I grew up in the Dallas suburb of Richardson. My family lived in an old house on an even older property, and every October we haunted the place with homemade decorations, spooky stories, and jump-scares. By a happy coincidence, I was born into my ghost-loving family on Halloween. My childhood consisted of birthday parties where my friends and I were the victims of my family’s backyard haunted trails, and my young adulthood consisted of me taking my turn behind the masks to scare the younger generation. But when we weren’t haunting our home, someone or something else was.
Several sheds dotted the acre behind our house. Strange things happened in more than one of these old buildings over the years, but most of the spooky encounters were concentrated at the one on the very back of our lot. We referred to this structure as “the ghost shed” for good reason. Spooky noises, unexplained shadowy shapes, items going missing and turning up later in unlikely places… these were the types of occurrences you could expect around the ghost shed in October, sometimes even in late September.
When I was a kid, my friends and I would wait until the sun went down and then psych ourselves up to sneak out in the darkness and throw rocks at the ghost shed to try to make the ghost come out. I feel bad about this pastime now. Throwing rocks at anyone, living or dead, isn’t nice. I wouldn’t have blamed our ghost if it had swooped out of the shed and stolen our obnoxious little souls away. But the deceased must have the patience of saints because he never did that. Mostly he ignored us, choosing to make himself known on his terms and at his convenience rather than ours. Once in awhile, he let out a creak or sent a black shadow rising out of the ground or tossed a pebble or two back at us. Any one of those things sent us screaming back to the safety of the house.
Recently I’ve been thinking about our ghost again. One reason he’s been on my mind lately is because I was hired to write a fourth book in Arcadia’s Spooky America series: The Ghostly Tales of Dallas. I loved working on this project. Although I had my own ghost to play with when I was a kid, I didn’t know about most of the other spirits haunting the towns nearby. I enjoyed learning about the graveyard ghosts, haunted hotels, and other spooky sites surrounding Dallas.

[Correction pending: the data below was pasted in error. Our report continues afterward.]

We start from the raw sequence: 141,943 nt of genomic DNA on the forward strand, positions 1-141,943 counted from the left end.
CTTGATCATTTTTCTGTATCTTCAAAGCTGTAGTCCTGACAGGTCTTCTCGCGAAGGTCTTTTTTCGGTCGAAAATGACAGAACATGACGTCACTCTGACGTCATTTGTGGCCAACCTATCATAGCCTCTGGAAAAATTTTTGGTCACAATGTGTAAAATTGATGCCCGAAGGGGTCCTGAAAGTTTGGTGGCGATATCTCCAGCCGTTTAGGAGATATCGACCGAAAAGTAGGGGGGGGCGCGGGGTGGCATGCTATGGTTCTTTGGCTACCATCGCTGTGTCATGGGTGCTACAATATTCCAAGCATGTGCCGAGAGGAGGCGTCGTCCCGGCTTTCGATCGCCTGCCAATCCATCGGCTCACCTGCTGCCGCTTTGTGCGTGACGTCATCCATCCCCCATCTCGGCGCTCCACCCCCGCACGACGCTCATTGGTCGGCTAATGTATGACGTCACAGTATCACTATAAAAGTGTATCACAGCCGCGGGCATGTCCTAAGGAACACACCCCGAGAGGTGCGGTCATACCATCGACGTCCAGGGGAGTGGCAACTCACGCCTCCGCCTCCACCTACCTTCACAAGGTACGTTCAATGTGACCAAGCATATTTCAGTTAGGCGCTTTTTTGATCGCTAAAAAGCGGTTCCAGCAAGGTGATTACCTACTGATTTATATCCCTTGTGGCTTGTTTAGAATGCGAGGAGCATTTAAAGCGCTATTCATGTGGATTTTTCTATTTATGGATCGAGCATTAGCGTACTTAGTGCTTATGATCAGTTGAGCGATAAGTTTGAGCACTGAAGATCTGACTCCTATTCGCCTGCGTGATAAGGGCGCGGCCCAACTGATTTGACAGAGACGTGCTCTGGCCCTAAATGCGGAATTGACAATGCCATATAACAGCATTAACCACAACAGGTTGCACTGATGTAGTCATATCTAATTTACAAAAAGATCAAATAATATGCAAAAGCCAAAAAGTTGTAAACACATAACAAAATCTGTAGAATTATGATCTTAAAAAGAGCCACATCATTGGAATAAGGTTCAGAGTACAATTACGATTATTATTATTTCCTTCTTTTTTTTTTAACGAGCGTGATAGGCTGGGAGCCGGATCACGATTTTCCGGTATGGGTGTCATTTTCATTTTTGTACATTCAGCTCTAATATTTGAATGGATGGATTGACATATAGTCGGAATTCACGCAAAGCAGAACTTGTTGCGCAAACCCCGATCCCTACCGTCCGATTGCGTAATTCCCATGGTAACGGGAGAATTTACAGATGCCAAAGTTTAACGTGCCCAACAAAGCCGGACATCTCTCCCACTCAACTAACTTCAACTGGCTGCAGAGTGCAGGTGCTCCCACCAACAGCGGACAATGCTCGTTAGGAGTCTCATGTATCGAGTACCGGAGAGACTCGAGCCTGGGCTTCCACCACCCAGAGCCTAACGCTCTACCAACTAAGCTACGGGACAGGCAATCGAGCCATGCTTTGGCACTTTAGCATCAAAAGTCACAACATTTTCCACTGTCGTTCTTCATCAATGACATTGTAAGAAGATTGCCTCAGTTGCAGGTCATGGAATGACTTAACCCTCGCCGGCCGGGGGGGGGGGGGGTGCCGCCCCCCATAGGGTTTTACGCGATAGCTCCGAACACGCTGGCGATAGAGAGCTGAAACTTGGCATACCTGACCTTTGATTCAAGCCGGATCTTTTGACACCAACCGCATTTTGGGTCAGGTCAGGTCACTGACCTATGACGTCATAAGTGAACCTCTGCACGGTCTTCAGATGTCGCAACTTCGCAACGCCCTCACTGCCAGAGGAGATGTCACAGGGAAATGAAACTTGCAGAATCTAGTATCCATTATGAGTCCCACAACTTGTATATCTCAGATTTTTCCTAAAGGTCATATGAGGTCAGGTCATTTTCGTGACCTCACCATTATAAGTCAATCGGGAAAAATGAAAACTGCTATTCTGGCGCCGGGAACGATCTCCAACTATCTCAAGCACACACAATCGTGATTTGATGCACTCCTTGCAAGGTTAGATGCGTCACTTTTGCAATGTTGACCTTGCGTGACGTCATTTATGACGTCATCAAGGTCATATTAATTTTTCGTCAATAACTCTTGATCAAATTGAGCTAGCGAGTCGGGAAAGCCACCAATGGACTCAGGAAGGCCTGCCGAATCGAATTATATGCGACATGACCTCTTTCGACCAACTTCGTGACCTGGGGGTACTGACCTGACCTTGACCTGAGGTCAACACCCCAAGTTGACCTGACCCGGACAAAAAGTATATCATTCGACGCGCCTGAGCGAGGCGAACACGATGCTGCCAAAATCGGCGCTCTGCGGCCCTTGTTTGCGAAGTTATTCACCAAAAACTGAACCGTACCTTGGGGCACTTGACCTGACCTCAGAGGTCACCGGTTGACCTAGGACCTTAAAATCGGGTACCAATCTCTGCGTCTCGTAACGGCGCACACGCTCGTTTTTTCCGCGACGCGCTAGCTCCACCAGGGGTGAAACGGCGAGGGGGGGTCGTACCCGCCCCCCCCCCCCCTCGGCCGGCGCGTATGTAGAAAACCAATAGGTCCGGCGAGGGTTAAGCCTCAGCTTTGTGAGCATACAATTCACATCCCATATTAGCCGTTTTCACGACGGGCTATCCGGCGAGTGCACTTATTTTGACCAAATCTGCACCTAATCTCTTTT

For instance, did you know that Old City Park is haunted? I certainly didn’t when I went on field trips there in elementary school. And more than one nighttime driver has been lured in by the Lady of White Rock Lake. And McKinney has more ghosts than you can shake a stick at. (But I don’t recommend shaking sticks at ghosts.)
Another reason why I’ve been thinking about restless spirits is because I moved back to my hometown of Richardson last summer, and I’m renting a house that backs up to my parents’ property where I grew up. Which means, I currently live right behind the ghost shed. As I sit on my back porch, sipping my coffee and reading my book, I can’t help but wonder… is the ghost still there? Does he remember me throwing rocks at him? I hope not.
I no longer throw rocks at ghosts, but I’m still just as curious about them. I’d love to share what I’ve learned about the spirits that haunt my hometown. The Ghostly Tales of Dallas comes out on May 1st. You can purchase it on Amazon or Barnes & Noble or Arcadia’s website, but if you’d like a signed, personalized copy, you can buy one directly from me. Just contact me. You can pay via PayPal or Venmo or mail me a check, and I’ll send the book(s) directly to you. If you’re a teacher or librarian in the Dallas area and would like me to come do a writing workshop or author reading for your students, let me know! I have a variety of presentations available for 5th-8th grades and am happy to work within your school’s budget.
Spring may seem like an odd time for the release of a book of ghost stories, but I think it’s perfect. If you pick up The Ghostly Tales of Dallas in May, you’ll have plenty of time to read it and get to know the area’s ghosts before you go sightseeing this fall. After all, you don’t want to wander into the Dallas Arboretum or Adolphus Hotel during October without knowing what might be waiting for you there… right?